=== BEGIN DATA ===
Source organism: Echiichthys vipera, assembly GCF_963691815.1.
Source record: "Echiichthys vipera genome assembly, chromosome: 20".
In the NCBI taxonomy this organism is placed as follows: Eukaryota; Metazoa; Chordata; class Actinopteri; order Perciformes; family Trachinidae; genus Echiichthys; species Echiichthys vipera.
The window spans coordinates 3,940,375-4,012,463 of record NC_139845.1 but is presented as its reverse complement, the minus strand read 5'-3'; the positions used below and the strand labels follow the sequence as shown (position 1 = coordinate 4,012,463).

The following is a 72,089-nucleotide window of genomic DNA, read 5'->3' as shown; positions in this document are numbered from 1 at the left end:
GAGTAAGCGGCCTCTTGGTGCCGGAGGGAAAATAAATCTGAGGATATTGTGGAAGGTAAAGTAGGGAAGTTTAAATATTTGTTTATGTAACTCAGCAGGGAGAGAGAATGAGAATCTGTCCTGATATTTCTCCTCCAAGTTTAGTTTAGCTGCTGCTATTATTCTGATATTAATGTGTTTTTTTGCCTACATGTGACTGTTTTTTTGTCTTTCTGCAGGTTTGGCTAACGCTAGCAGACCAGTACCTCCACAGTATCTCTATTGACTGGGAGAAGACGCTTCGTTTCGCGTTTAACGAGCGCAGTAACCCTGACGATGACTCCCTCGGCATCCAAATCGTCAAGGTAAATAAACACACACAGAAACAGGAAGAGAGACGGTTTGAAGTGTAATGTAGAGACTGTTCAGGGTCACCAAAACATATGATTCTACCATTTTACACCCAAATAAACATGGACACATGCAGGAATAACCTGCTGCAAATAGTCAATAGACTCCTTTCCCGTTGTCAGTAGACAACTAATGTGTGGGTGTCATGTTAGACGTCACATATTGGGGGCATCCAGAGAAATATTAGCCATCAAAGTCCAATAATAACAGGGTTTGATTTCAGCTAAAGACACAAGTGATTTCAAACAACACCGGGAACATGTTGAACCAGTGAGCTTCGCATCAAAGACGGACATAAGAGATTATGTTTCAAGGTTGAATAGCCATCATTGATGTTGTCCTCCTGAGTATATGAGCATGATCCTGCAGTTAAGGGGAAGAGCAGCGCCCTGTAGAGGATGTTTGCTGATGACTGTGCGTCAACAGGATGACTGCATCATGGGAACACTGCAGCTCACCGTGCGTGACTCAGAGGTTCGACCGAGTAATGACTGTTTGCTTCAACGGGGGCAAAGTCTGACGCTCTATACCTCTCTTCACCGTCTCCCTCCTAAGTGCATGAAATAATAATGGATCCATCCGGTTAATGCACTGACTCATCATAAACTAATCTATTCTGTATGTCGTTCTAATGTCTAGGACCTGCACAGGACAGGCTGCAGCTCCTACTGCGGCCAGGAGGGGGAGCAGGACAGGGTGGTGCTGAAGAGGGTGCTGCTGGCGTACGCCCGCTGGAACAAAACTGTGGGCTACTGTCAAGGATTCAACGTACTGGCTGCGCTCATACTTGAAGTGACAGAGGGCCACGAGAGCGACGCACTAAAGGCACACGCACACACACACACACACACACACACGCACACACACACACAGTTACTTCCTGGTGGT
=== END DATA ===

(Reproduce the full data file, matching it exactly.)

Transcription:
Source organism: Echiichthys vipera, assembly GCF_963691815.1.
Source record: "Echiichthys vipera genome assembly, chromosome: 20".
In the NCBI taxonomy this organism is placed as follows: Eukaryota; Metazoa; Chordata; class Actinopteri; order Perciformes; family Trachinidae; genus Echiichthys; species Echiichthys vipera.
The window spans coordinates 3,940,375-4,012,463 of record NC_139845.1 but is presented as its reverse complement, the minus strand read 5'-3'; the positions used below and the strand labels follow the sequence as shown (position 1 = coordinate 4,012,463).

The following is a 72,089-nucleotide window of genomic DNA, read 5'->3' as shown; positions in this document are numbered from 1 at the left end:
GAGTAAGCGGCCTCTTGGTGCCGGAGGGAAAATAAATCTGAGGATATTGTGGAAGGTAAAGTAGGGAAGTTTAAATATTTGTTTATGTAACTCAGCAGGGAGAGAGAATGAGAATCTGTCCTGATATTTCTCCTCCAAGTTTAGTTTAGCTGCTGCTATTATTCTGATATTAATGTGTTTTTTTGCCTACATGTGACTGTTTTTTTGTCTTTCTGCAGGTTTGGCTAACGCTAGCAGACCAGTACCTCCACAGTATCTCTATTGACTGGGAGAAGACGCTTCGTTTCGCGTTTAACGAGCGCAGTAACCCTGACGATGACTCCCTCGGCATCCAAATCGTCAAGGTAAATAAACACACACAGAAACAGGAAGAGAGACGGTTTGAAGTGTAATGTAGAGACTGTTCAGGGTCACCAAAACATATGATTCTACCATTTTACACCCAAATAAACATGGACACATGCAGGAATAACCTGCTGCAAATAGTCAATAGACTCCTTTCCCGTTGTCAGTAGACAACTAATGTGTGGGTGTCATGTTAGACGTCACATATTGGGGGCATCCAGAGAAATATTAGCCATCAAAGTCCAATAATAACAGGGTTTGATTTCAGCTAAAGACACAAGTGATTTCAAACAACACCGGGAACATGTTGAACCAGTGAGCTTCGCATCAAAGACGGACATAAGAGATTATGTTTCAAGGTTGAATAGCCATCATTGATGTTGTCCTCCTGAGTATATGAGCATGATCCTGCAGTTAAGGGGAAGAGCAGCGCCCTGTAGAGGATGTTTGCTGATGACTGTGCGTCAACAGGATGACTGCATCATGGGAACACTGCAGCTCACCGTGCGTGACTCAGAGGTTCGACCGAGTAATGACTGTTTGCTTCAACGGGGGCAAAGTCTGACGCTCTATACCTCTCTTCACCGTCTCCCTCCTAAGTGCATGAAATAATAATGGATCCATCCGGTTAATGCACTGACTCATCATAAACTAATCTATTCTGTATGTCGTTCTAATGTCTAGGACCTGCACAGGACAGGCTGCAGCTCCTACTGCGGCCAGGAGGGGGAGCAGGACAGGGTGGTGCTGAAGAGGGTGCTGCTGGCGTACGCCCGCTGGAACAAAACTGTGGGCTACTGTCAAGGATTCAACGTACTGGCTGCGCTCATACTTGAAGTGACAGAGGGCCACGAGAGCGACGCACTAAAGGCACACGCACACACACACACACACACACACACGCACACACACACACAGTTACTTCCTGGTGGT